We are continuing our series on the way to avoid that your parcel gets blocked at customs. this step is very important because if the proforma invoice is incorrectly completed, then the risk of customs blocking and the request for additional information from customs is very high.
Fill out your commercial or proforma invoice very carefully
Customs will rely on this document to know what your parcel contains.
In most cases, the customs officers have the right to retain every parcel to check the goods or ask for further information.
Quick useful reminder, the commercial invoice is used in the case where you ship a good that you want to sell, whereas the proforma invoice is used to ship non-commercial goods, for example the reparation of an engine.
Example of a commercial invoice
A few precisions:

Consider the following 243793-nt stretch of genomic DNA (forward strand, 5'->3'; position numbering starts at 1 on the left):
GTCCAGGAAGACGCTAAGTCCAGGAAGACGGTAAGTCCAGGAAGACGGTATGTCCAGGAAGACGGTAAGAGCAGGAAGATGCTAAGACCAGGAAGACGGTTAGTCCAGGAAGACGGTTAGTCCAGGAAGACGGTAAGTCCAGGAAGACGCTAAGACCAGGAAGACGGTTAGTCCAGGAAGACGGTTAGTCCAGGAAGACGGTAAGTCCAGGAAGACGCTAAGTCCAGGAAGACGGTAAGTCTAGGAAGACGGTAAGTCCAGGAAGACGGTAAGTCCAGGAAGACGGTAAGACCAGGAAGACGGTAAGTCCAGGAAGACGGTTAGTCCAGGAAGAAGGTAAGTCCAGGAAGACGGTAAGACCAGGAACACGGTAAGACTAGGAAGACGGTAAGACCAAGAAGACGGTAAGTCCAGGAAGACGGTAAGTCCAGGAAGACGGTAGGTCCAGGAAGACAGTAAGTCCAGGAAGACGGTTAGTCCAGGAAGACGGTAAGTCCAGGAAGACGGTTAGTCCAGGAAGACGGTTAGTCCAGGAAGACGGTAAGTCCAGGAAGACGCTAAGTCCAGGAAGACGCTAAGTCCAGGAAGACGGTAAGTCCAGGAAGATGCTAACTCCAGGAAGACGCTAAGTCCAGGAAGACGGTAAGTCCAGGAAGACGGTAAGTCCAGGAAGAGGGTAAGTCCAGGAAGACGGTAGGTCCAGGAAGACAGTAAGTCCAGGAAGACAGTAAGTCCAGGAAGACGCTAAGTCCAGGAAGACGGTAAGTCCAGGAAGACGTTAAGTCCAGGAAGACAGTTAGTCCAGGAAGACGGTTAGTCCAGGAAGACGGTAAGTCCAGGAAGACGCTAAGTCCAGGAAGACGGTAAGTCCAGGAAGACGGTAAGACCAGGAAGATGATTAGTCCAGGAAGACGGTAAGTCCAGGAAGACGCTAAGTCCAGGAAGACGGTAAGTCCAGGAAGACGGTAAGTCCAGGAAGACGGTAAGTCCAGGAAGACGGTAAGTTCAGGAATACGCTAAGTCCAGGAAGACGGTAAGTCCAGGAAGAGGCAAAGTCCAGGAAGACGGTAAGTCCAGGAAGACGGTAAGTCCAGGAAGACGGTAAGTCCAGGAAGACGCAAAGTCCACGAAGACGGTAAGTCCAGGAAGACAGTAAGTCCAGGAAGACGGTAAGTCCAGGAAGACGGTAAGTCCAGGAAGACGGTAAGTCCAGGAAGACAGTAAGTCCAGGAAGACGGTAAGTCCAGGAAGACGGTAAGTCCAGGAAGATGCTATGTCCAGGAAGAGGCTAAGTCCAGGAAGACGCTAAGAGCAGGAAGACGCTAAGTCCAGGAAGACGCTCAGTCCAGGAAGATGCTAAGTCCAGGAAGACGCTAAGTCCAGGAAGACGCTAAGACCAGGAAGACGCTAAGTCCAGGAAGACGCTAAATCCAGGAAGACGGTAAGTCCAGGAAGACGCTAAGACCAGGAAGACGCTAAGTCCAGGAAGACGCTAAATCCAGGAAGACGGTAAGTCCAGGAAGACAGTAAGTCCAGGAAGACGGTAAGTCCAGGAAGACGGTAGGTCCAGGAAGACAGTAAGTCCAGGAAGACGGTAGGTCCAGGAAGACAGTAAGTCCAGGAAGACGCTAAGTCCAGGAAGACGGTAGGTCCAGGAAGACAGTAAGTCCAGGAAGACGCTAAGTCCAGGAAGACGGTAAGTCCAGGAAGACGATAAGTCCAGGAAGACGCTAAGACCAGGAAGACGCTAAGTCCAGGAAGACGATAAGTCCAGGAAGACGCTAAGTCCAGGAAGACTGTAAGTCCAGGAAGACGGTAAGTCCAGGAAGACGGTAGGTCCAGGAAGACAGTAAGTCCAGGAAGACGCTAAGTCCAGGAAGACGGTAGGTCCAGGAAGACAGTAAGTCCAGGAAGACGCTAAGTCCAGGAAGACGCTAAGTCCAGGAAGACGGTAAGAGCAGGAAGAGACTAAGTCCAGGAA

- “AWB” means “airway bill”. It is the number of your parcel’s “flight ticket”. This document is automatically filled out when you book on Expedismart. You will receive it per email at the end of your order
- Always fill out the information of the invoice in English.
- The EORI number (only if you ship to a firm): it is on the last line of the “recipient” part. It is an identification number given to every firm in the European Union. Before you book a shipment, we recommend that you get information from the destination firm so that it transfers you this number.
- VAT: VAT Number
- The incoterm “DAP”: this means that if there are customs fees in the destination country, they will be charged to the recipient. We recommend that you inform him about it. On Expedismart, all shipments take place in DAP.
- Be AS PRECISE AS POSSIBLE in the description of the product(s) contained in the parcel. Customs like transparency! If they notice that you are trying to be vague, they will be keen to check your goods.
- Avoid a too low value of the good. If you write “20 Swiss francs” for a computer, the customs officers will know that the information is wrong.
- VAT: VAT Number